“It’s a simple proposition – simple enough for residential customers to understand and simple enough for governments. Go to the customer with a device alongside the smart meter that allows them to save over 10% on their bill without them having to do anything and it changes the dynamic. It provides a more compelling story to the customer and is a way of adding value and improving their trust and loyalty.”

The eSaver, also then acts as an anti-churn device, he adds, pointing to the 25% churn rates in Australia as “the single biggest cost to an energy retailer” and thus “a huge inefficiency in the system.”

A further spinoff is that the eSaver has been found to provide additional yield from solar PV. In this case the inverter needs to export power at 220V rather than at 250V, improving both the efficiency of the system and the operational life of the inverter.

Power factor correction for businesses

The PowerSave device provides power factor correction to eliminate the inefficiencies caused by poor power factors in motors, pumps and other reactive loads.

The device is aimed to broaden the accessibility of power factor correction to commercial and industrial and large residential users. Savings in network charges are estimated up to 30%.

“Once again it’s about improving the efficiency of the system,” says McIndoe. “Customers are happy. Retailers are happy as they are selling the same amount of energy, and network companies are supportive as they don’t have to build the network for peak capacity usage. It’s a win-win for both customers and utilities.”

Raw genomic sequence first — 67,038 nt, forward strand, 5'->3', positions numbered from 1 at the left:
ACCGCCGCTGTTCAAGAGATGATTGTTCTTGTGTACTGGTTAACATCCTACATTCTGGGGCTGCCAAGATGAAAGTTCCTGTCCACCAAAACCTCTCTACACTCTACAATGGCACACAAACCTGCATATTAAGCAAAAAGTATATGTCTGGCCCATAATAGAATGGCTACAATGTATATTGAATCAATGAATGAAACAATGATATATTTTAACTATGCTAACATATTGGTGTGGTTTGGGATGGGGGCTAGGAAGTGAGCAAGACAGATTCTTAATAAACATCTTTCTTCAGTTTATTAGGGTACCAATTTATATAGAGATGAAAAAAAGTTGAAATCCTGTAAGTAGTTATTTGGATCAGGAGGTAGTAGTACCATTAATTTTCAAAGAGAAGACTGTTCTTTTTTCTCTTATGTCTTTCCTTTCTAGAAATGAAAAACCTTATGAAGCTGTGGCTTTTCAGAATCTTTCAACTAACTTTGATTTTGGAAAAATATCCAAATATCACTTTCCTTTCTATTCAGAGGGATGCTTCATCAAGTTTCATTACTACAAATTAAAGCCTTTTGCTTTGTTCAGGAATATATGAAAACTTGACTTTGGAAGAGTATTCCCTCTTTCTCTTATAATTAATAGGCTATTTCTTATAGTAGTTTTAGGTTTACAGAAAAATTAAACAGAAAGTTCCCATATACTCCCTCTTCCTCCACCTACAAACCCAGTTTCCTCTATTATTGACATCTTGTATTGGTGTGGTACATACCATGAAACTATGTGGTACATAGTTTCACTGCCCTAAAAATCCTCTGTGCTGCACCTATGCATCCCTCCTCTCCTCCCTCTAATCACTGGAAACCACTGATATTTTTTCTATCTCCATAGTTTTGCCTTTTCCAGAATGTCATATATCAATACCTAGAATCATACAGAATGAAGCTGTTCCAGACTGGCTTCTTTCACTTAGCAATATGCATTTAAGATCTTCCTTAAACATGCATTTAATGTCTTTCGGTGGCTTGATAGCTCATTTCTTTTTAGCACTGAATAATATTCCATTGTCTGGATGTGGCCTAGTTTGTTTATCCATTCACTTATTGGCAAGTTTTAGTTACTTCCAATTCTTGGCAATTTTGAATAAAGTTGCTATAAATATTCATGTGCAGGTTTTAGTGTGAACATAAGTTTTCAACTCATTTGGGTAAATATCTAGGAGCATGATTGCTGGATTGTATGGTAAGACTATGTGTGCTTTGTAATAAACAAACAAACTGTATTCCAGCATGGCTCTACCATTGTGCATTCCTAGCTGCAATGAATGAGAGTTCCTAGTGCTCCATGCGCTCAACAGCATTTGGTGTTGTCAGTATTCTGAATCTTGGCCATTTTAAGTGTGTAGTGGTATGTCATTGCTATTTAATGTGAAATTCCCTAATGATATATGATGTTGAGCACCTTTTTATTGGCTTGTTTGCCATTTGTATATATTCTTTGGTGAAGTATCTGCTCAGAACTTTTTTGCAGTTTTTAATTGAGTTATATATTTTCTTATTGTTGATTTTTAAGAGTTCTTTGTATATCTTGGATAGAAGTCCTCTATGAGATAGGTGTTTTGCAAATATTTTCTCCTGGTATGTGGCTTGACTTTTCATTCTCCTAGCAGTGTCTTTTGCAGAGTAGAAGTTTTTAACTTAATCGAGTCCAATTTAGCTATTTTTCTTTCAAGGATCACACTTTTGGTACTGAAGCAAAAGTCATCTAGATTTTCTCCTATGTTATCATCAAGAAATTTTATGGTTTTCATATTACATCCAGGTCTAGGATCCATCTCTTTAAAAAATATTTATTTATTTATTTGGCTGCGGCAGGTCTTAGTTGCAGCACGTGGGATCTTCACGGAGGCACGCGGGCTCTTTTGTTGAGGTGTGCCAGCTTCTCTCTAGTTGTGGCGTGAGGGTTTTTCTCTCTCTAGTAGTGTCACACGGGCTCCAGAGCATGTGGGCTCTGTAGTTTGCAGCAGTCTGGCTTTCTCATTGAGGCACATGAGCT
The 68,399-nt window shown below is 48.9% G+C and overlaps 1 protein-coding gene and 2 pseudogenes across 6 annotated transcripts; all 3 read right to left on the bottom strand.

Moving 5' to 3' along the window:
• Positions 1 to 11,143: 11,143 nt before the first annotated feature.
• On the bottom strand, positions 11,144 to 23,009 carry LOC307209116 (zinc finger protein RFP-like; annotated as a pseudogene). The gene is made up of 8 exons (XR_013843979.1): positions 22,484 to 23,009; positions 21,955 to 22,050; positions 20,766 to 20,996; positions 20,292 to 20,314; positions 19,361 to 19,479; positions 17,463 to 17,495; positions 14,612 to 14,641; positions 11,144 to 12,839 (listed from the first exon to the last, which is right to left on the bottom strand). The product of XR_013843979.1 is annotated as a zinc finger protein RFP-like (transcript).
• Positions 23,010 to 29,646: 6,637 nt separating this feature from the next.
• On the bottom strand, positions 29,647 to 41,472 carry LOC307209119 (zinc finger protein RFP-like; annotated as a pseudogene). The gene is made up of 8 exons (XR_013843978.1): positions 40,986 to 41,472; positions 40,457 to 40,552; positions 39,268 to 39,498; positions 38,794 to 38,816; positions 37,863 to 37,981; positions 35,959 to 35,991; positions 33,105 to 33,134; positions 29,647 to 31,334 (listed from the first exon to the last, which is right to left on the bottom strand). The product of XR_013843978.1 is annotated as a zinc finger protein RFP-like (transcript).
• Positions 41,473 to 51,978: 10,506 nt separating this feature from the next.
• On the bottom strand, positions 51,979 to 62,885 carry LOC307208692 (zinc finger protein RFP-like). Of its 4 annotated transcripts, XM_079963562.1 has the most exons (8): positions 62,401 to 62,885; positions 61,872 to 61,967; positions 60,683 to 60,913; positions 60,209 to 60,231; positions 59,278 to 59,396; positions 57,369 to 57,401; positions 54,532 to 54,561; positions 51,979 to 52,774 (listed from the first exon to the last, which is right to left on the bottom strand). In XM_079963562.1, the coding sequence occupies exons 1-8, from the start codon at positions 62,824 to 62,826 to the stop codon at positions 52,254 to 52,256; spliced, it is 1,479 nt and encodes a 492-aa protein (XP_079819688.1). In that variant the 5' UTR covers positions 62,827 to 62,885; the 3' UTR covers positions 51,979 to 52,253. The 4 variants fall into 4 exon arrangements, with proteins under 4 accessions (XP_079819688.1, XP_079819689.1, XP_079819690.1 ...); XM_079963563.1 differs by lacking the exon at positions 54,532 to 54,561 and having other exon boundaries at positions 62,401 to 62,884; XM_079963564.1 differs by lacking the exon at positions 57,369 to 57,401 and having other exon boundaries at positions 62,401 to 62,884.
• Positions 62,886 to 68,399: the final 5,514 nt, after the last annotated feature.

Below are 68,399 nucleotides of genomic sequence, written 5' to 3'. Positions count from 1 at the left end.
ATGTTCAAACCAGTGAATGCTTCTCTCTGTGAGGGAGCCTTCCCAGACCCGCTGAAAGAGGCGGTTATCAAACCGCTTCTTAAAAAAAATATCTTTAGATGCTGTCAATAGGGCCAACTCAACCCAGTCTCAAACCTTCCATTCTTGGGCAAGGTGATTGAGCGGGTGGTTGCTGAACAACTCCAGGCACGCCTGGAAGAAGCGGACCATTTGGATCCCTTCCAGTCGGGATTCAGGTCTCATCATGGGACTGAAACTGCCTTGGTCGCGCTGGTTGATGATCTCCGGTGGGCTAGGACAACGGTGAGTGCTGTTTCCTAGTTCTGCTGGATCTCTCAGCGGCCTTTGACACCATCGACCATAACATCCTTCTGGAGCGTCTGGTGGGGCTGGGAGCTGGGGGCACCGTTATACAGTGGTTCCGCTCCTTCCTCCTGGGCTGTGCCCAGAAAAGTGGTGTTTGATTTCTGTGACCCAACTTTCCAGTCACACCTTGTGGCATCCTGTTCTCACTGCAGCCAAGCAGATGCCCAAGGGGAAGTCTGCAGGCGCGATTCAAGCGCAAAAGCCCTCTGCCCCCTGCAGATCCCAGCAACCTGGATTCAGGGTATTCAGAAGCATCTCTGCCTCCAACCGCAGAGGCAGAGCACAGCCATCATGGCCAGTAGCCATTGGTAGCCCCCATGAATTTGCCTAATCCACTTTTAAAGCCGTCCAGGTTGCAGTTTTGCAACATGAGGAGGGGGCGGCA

Energy management in the hub

McIndoe describes the eSaver as “a bit of a Trojan horse to getting to manage customers’ energy needs.”

Plug in solar, storage and an energy management system and it effectively becomes an energy management hub for a home or business.

Edge Electrons also has a solution for that – the eHub, which is offered alongside the eSaver or PowerSave. The eHub provides appliance monitoring and control capability via smartphone and the potential to save a further 12-15% on energy costs.

“The eSaver provides the basic savings without the consumer having to do anything, and then for those who want to be more engaged, the eHub can be added,” he says. “For a minimal monthly communication cost it provides real time visibility of consumption and dollar and CO2 savings, as well as accurate tracking of solar and storage performance. It’s all about customer segmentation and providing them with choice.”

Energy efficiency good for all markets

With the need for governments to reduce energy costs and carbon emissions, these technologies are equally viable in both monopoly and liberalised markets, McIndoe indicates.

“I am very excited. We are looking at what the customer wants with solutions that are easy to understand with clear validations. We are using electronics and software to address issues utilities would normally address with large-scale solutions. And we are getting rid of inefficiencies to save money and reduce the carbon footprint.”